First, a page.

trackpad Also known as a
touchpad; a  pointing device consisting of specialized surface that can translate the motion and position of a user's fingers or a stylus to a relative position on a screen.
TV tuner card
uop cache a
cache of decoded micro-operations in a CISC processor (e.g x86).
USB Universal Serial Bus - a specification to establish communication between devices and a host controller (usually a
USB flash drive A
flash memory device integrated with a USB interface. USB flash drives are typically removable and rewritable.
Video card also referred to as a graphics card and several other names, a video card is an expansion card which generates a feed of output images to a display (such as a computer monitor).
VGA Video Graphics Array - the last graphical standard introduced by
IBM to which the majority of PC clone manufacturers conformed.
Volatile memory memory that requires power to maintain the stored information.
video camera that feeds its images in real time to a computer or computer network, often via USB, Ethernet, or Wi-Fi.  
typically include a lens (shown at top), an image sensor (shown at bottom), and supporting circuitry.
Write back cache A
cache where store operations are buffered in cache lines, only reaching main memory when the entire cache line is evicted
Write through cache A
cache where store operations are immediately written to the underlying main memory.
Working set The set of
data used by a processor during a certain time interval, which should ideally fit into a CPU cache for optimum performance.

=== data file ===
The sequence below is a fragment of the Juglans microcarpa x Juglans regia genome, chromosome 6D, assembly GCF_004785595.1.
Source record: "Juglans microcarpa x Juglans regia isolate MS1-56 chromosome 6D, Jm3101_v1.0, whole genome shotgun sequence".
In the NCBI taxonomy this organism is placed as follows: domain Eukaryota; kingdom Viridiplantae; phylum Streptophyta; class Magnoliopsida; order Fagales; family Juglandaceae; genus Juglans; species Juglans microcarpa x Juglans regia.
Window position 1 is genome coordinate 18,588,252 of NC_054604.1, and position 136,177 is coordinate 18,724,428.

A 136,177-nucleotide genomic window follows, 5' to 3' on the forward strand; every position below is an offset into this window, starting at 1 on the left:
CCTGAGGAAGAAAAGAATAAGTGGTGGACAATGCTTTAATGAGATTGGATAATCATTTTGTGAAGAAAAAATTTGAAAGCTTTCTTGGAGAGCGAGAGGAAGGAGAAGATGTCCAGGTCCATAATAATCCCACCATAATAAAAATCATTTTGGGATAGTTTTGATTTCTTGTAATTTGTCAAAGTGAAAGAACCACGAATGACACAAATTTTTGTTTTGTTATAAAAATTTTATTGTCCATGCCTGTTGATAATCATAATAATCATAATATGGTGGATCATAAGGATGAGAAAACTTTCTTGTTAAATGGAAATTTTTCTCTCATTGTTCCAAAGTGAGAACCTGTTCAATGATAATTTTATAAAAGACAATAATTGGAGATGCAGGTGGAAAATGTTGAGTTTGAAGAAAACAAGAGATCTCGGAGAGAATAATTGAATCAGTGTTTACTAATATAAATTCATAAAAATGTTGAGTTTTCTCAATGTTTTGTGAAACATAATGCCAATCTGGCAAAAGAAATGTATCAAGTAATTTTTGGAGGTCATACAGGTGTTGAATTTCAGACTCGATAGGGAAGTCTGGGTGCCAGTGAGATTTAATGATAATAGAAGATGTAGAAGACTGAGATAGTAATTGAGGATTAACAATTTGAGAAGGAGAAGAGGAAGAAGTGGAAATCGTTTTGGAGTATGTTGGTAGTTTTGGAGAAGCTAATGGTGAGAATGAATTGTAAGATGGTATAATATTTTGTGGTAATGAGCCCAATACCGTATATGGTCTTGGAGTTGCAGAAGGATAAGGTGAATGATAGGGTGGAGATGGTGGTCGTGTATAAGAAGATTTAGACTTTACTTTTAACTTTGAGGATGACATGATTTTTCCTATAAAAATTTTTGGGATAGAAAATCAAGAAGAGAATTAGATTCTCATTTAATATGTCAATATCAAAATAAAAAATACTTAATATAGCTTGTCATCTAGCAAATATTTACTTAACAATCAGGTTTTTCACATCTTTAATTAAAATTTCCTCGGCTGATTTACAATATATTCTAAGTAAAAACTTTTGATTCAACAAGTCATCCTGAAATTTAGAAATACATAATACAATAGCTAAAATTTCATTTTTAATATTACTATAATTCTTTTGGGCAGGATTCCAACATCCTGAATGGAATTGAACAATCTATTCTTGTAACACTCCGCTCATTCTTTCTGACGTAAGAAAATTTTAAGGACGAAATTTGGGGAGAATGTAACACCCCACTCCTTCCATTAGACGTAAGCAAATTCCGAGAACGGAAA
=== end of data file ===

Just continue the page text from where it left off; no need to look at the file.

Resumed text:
See also [ edit ]
References [ edit ]
^ a b c d
Shelly, G.; Vermaat, M. (2008). . Available Titles Skills Assessment Manager (SAM) - Office 2010 Series. Cengage Learning. p. 6. Discovering Computers: Fundamentals ISBN 978-1-4239-2702-0 . Retrieved . May 25, 2016
"Punched Card System for a Wholesale Hardware". Volume 7. The Punched Card Machine Accounting and Data Processing Semi-annual. 1952. p. 123 . Retrieved . 18 May 2016
Kent, Allen; Lancour, Harold (May 11, 2016). "Encyclopedia of Library and Information Science". Google Books. p. 277 . Retrieved . May 25, 2016
"Golden Oldies: 1993 mainboards" . Retrieved . 2007-06-27
Andrews, Jean (May 11, 2016). "A+ Guide to Hardware". Cengage Learning. p. 403 . Retrieved . May 19, 2016
Project, Ubuntu Documentation (May 11, 2016). "Ubuntu 11.04 Unity Desktop Guide". Fultus Corporation . Retrieved . May 19, 2016
"micro op cache patent".
Hannon, John J. (May 11, 2016). "Emerging Technologies for Construction Delivery". Transportation Research Board . Retrieved . May 19, 2016
External links [ edit ]